What We Can All Learn From CoVenture Founder Ali Hamed

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Image by: ffaalumni
By Michael Sterling

21-year old Ali Hamed has created one of next year’s most talked about companies, CoVenture, but it wasn’t always this easy. During his sophomore year at Cornell, he found himself sleeping in Union Square Park and sneaking away to read programing books. His journey is like something you’d see in a Hollywood movie and his method, though simple, is quite unique. So how did he do it?

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#1) Studying Is Power

Attending Cornell to play baseball, Hamed broke his back in two places and was permanently gone from the game. Though this would completely devastate most kids, Hamed found solace in reading books on computer programing and technology entrepreneurship.

While he was napping at Starbucks and dragging his suitcase around at night, he was also sneaking passed Barnes & Nobles security guards to study. He hid the books in the kids’ section, hoping no would find them. Despite the fact that he literally couldn’t afford food or a place to stay, studying took precedence over everything.

As a result of the “free education” he received, Hamed taught himself how to code and was able to launch his first company which used natural language processing to extract sentiment from news articles.

#2) Every Failure Teaches You Something

Hamed’s first startup company tanked. He lost all his cash and, since he was a homeless student, everything seemed like it was the worst it was going to be. It was at this time, he realized that other entrepreneurs who weren’t so tech savy can use his knowledge. The idea for CoVenture had begun.

“If you create enough attention around yourself, and then fail, everyone knows,” Hamed said to Forbes, “It’s hard to talk to friends, even. But failure scares you just enough so that the next time you start something — if you’re ever able to — you have this feeling in your stomach that never leaves, that makes you know you can’t fail again. Because you know how bad it really is.”

Alternating between couch-surfing with friends and living/sleeping in Starbucks, in 2013, Hamed and his team sought out non-technical founders with big ideas. Their mission was to build $30,000 worth of software for them (which he had learned how to do from his Barnes & Nobles days) in exchange for 5% equity in each company.

All six companies raised additional capital in 2013, gaining revenues of around $10 million.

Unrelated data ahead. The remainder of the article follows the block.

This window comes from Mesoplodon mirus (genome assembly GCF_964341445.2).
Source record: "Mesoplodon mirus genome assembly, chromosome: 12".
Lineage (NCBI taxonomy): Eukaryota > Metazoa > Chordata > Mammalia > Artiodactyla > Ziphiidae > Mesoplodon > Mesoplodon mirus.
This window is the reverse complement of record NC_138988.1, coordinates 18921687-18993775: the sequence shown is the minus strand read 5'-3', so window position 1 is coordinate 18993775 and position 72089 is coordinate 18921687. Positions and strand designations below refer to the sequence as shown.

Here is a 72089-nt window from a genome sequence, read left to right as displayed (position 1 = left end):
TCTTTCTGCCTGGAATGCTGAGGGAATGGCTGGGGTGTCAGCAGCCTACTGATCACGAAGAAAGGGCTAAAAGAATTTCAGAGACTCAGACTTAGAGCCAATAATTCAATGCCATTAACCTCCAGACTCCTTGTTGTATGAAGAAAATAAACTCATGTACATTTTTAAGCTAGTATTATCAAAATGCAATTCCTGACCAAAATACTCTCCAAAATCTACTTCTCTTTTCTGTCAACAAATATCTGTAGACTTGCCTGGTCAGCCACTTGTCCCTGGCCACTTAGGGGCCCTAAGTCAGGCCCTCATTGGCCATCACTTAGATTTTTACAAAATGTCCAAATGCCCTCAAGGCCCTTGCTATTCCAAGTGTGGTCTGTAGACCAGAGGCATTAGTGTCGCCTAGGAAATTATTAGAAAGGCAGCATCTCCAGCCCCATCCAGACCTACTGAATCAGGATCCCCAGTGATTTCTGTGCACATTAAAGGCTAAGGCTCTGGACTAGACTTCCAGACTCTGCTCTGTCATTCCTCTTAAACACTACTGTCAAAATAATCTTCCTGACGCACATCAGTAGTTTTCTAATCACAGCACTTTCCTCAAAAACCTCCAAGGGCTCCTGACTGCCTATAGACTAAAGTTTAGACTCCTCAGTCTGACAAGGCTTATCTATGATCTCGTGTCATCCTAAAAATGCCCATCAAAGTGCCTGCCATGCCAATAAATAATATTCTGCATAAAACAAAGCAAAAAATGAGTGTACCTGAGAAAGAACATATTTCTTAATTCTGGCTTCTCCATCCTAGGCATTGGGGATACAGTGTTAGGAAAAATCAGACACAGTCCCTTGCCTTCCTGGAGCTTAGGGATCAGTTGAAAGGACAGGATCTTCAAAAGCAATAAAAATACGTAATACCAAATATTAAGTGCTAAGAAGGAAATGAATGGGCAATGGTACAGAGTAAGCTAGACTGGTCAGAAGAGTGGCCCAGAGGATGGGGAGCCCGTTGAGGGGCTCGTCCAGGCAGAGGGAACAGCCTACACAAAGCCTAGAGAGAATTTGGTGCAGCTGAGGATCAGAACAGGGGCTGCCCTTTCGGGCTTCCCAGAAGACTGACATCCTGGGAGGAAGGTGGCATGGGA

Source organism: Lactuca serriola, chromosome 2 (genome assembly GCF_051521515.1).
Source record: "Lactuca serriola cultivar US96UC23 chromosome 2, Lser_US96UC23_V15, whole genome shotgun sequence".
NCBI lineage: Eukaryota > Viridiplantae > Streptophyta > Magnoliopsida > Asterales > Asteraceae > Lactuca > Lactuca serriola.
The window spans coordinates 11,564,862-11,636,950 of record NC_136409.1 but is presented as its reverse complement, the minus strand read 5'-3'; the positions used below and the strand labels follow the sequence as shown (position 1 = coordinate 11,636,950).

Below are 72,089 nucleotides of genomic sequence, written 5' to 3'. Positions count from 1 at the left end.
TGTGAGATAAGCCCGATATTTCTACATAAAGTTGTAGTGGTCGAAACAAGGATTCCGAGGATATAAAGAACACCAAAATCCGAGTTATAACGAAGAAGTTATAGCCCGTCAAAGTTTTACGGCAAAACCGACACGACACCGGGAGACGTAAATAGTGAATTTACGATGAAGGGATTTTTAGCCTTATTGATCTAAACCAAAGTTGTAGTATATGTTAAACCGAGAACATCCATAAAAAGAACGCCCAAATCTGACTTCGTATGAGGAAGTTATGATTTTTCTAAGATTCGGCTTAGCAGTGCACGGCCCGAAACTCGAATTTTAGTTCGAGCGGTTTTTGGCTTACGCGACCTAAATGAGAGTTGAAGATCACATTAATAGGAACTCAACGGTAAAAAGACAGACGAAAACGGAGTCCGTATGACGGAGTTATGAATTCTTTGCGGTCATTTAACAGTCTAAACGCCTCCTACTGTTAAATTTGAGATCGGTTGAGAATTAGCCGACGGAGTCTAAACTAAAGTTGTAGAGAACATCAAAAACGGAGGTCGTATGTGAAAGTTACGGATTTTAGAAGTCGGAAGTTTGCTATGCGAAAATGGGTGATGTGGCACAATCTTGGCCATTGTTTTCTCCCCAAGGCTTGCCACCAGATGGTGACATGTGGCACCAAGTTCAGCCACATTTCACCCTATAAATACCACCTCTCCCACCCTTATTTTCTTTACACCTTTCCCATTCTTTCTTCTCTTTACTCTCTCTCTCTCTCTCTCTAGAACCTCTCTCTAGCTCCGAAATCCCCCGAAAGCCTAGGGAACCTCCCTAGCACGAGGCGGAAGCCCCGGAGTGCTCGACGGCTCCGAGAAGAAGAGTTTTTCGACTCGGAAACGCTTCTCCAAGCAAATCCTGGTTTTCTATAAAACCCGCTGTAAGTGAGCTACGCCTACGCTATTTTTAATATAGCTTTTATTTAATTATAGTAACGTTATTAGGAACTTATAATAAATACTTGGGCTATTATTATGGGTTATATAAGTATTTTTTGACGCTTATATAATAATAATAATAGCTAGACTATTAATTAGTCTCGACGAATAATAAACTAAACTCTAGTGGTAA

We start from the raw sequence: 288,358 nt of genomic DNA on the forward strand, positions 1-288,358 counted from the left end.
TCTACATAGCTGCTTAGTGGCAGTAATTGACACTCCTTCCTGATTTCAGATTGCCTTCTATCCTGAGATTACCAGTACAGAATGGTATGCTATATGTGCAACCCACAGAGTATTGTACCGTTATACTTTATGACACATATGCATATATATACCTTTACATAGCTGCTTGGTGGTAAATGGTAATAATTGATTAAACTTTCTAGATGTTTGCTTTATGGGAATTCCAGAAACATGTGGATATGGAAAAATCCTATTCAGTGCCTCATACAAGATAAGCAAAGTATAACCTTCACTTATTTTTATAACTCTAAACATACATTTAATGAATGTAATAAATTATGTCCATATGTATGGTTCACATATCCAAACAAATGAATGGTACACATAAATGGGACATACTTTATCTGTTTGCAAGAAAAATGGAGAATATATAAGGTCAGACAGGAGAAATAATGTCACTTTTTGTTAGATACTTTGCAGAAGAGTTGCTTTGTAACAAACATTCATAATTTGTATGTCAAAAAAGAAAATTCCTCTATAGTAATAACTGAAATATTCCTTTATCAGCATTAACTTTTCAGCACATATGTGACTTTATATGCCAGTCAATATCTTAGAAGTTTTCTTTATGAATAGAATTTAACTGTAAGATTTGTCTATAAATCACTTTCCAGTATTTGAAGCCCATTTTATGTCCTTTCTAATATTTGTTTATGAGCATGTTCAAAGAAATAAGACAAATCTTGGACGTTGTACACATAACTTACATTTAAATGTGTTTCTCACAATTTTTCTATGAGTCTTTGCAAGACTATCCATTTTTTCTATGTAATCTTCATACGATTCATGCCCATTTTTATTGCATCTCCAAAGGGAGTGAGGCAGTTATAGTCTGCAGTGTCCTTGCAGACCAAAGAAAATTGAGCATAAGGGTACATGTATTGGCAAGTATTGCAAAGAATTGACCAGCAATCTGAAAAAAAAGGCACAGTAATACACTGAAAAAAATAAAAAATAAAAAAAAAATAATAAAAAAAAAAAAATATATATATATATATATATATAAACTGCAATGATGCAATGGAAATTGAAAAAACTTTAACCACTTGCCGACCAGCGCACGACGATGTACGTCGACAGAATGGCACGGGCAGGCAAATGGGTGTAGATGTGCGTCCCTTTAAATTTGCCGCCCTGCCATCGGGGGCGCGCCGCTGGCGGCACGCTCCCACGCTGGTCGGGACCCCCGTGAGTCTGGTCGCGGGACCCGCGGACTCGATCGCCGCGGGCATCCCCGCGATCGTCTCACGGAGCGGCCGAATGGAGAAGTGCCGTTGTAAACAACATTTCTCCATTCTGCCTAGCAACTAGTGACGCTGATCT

#3) Know The City You’re In

Hamed has been setting up shop in New York City since the building of CoVenture, and according to him, it’s the best city to be in when it comes to his company’s mission.

“I think CoVenture makes a lot of sense for New York,” Hamed said to Business Insider, “There’s a lot of people who understand industries very well here, but there’s not as much technical talent.”

Hamed’s goal is to build software for nontechnical founders who don’t want to pay developers by the hour, or search for a co-founder with a background in coding, or invest in non-trusting companies that might steal their idea. CoVenture offers them a faithful springboard towards getting exactly what they need for their company.

New York City is full of opportunity-seekers who lack the knowledge of technological programing required for online businesses. For CoVenture, it’s perfect. As an entrepreneur, it’s crucial to aim for the city you’re stationed in first by being the solution to their problem. It’s then that you will be able to branch out.

#4) Expand By Your Results

In 2014, Hamed’s team will be partnering with 15 additional companies, after raising $500,000 from angel investors in just six weeks. By providing company owners with support, he’s not only helping them, but consumers as well.

For example, one of the companies in his portfolio is Globa.li, which makes boutique hotels in far-flung places like Sub-Saharan African bookable online. According to Hamed, one-third of the world’s hotels are not bookable online. His service, then, help both parties get what they want. The result is total satisfaction which seals CoVenture’s loyalty.

In essence, it’s cause and effect. As a business owner, you’re never going to get the results you want unless you please the right kind of clients. Aim for results that please multiple parties, otherwise you will be selling a losing product.

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